Monday, December 6, 2010

Dog Portrait - Scratchboard Tutorial pt 4

Welcome back to the 4th and final entry in the BigDumbAnimal Scratchboard Tutorial!  So far we've discussed what makes scratchboard art unique, as well as the recommended materials and tools, the process of transferring a source image to the board itself, and the techniques for mark-making and shading.  If you've been following along and have a scratchboard of your own in the works, you may be ready for some tips for revisions and corrections.  And if you're quite happy with your drawing and just want to show it off, we'll address that too!  Thus, our final entry will cover adjustments, revisions, finishing, and presentation!


The wonderful thing about scratchboard art is that, assuming you haven't dug all the way through the layer of white clay, you can make multiple rounds of revisions.  Made an area overly bright with too many scratches?  Simple pull out a black permanent pen and fill those unwanted white areas.  On claybord and scratchboard I prefer technical pens such as Microns or Alvin Techliners, generally with a .3 to .5 millimeter point, which are smooth and don't skip along the smooth surface.  You could also use black india ink with a fine brush.  If you don't have access to either of those, you could do a lot worse than Uniball Vision Elite pens from your local office supply store.  These have a great flow, super-black marks, and are waterproof and fade-resistant.  In fact, Uniballs are my prefered brand when working on paper, they just don't write as smoothly as I'd like on the scratchboard surface.  In any case, once you've made your revisions, don't worry if the areas that you've re-inked have a sheen or appear to be a different shade of black from the board itself... you can use a finishing spray to unify those tones and protect the board, but more on that in a bit.

Remember in my last post when I introduced the technique of Broken Hatching?  Similar to using crosshatching to make your highlights brighter, you can use a black pen to make perpendicular marks through your scratches.  This will help by breaking up your white lines to introduce some texture and tone down the highlights that may have gotten a little too bright.  In my case (looking at the photo above), I decided that while the board was close to completion, it was overall a bit brighter than I intended.  I also felt the dogs could pop a bit more if I introduced some shadow behind them.  So I took out my black pen and cross-hatched the background to soften up the lines, alternating between pen and scraper tool to find a happy medium.

Detail shot with lots of black correction lines

Above you'll see a detail scan of Gizmo's ear.  Here you can see where I re-introduced black lines to tweak the shading and add shadow.  Note the strong outline along the right side and the black hatching lines just above the bottom edge highlight.  Funny isn't it, how much a mess it is up close?  But from a distance, you'd never know!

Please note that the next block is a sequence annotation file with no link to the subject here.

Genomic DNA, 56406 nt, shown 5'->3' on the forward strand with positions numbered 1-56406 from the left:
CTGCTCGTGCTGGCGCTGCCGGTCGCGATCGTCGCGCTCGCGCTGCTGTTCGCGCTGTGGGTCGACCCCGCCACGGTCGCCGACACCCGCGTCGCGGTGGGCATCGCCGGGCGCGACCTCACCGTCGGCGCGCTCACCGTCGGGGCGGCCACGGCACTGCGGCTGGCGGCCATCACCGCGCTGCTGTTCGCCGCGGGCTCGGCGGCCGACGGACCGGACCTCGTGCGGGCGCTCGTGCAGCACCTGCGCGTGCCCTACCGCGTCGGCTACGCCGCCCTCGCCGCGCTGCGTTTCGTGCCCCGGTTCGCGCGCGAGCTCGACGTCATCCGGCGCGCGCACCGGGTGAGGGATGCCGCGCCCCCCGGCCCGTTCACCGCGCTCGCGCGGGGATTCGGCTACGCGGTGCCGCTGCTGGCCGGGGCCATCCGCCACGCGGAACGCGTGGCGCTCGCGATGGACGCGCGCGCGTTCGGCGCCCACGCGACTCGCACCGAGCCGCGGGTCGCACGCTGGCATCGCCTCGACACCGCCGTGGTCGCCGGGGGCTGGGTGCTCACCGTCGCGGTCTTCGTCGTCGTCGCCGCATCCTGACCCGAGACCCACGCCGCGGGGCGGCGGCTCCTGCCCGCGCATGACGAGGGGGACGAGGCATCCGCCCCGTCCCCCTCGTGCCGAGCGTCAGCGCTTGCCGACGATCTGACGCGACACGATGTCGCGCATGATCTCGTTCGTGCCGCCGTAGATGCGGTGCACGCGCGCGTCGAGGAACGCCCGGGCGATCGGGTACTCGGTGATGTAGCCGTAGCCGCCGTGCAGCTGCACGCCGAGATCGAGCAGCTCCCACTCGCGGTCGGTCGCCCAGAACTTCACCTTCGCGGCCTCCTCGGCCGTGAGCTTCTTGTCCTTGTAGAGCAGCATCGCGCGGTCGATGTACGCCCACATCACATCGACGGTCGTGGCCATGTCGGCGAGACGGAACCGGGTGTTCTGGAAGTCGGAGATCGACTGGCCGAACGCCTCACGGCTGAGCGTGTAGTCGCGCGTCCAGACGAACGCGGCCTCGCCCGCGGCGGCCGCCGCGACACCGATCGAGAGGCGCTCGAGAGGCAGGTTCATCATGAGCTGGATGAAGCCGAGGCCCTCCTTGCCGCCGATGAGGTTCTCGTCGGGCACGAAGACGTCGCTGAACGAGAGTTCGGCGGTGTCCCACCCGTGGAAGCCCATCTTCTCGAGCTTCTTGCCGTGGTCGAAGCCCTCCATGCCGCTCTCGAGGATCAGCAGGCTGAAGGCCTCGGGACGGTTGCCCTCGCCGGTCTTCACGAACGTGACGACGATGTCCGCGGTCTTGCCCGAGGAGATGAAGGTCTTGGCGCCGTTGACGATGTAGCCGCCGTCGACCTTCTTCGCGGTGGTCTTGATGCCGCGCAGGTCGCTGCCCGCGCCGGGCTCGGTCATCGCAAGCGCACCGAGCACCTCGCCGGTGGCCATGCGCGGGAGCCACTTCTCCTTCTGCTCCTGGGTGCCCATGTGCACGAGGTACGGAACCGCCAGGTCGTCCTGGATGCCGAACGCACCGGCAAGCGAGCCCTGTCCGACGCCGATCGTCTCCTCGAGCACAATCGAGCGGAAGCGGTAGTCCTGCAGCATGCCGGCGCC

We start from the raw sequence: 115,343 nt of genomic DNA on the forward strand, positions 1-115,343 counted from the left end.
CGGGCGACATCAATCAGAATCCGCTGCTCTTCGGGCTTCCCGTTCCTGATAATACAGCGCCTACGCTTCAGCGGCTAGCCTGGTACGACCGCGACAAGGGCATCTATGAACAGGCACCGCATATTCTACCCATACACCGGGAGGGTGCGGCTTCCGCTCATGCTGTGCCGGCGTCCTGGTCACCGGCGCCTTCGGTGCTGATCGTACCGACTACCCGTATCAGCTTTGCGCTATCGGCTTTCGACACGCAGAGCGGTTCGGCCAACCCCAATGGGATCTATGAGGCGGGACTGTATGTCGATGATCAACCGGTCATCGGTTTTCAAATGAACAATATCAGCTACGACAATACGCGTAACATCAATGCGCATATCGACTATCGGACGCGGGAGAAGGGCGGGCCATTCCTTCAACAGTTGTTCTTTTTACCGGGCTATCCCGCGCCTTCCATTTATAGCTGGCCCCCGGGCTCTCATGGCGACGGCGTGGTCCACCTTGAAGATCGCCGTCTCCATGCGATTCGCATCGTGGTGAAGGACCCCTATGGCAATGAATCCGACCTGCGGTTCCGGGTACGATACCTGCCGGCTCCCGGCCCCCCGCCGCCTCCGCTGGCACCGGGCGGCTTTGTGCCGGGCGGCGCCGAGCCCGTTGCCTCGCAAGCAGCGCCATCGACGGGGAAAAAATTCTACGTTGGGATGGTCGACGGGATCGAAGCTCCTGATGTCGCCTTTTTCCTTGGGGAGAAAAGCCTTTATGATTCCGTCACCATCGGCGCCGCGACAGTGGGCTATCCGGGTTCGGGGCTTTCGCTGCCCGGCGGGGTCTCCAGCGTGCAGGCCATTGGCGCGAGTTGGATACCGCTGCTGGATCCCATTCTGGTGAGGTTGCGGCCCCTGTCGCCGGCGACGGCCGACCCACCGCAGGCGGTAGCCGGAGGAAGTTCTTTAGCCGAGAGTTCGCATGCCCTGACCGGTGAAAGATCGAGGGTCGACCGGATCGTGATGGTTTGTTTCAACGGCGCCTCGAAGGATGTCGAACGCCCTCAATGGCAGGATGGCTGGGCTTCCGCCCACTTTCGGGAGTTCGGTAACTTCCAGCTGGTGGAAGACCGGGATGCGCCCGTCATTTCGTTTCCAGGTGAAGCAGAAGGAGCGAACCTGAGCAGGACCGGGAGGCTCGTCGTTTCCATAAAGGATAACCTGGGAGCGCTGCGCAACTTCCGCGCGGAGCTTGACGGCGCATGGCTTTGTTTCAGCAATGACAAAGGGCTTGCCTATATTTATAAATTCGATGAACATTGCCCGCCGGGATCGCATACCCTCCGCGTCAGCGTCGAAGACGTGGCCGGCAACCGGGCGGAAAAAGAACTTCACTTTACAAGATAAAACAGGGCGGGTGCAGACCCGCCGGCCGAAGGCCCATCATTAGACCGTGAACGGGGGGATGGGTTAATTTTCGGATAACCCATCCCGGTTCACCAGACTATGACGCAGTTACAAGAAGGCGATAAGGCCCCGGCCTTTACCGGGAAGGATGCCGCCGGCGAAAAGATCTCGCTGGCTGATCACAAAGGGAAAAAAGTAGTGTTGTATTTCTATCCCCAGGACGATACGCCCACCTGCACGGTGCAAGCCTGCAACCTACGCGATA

At this point in the drawing, I recommend standing a good 5 feet away to help identify any areas that may need some final touch-ups.  Again, it's easy to get overly hung-up on the finer details when your face is a foot away, but most people are going to see your drawing from a distance--and you should too!

If you still have any of those graphite transfer paper marks showing on your board, now is a great time to grab an eraser and gently remove them.  For this, I recommend Magic Rub vinyl erasers or a Sanford Design kneaded eraser.  Both will be available by the box-load at your art or craft store.

One last word on corrections: 
If you have, in fact, dug so deep that you've reached the end of the clay layer and still need it whiter, don't worry!  You can paint it back in with some White Opaque ink from the local art supply store.  While not as flexible as alternating between scraper and black pen, you should be able to carefully brush those trouble areas back to good health.

Finally, here's my finished portrait of Gizmo and Snoopy!


Now that you're happy with your scratchboard and psyched to show it off, you can have fun deciding how to present it!  Scratchboards look great in black frames, especially those without glass.  If you do decide to present it this way, it's a good idea to use some spray finisher to protect the surface and help even out the tones.  Ampersand recommends Krylon Matte Finish #1311 on their website, and that's precisely what I use on my boards. It's available at any art store and does a nice job of deepening the blacks while removing the shine or scuffs that may have accumulated from my hands or eraser.  It also protects the board from dust, moisture, etc.  If you prefer a glossy finish, you can buy the glossy formula instead.  Just give it a coat or two, let it dry, and plop it in that frame!


And that brings us to the end!  If you've read this far, thanks for following along and I hope you've been encouraged to try scratchboard for yourself!  It's a very unique process, and an even more unique aesthetic.  It does take some practice, but I promise you'll be happy you tried!  And of course, if once you get started you need any help, I'm always available to lend a helping hand, eye, or ear.  

Stay tuned for less typing and more drawing.  Have a great week everyone!

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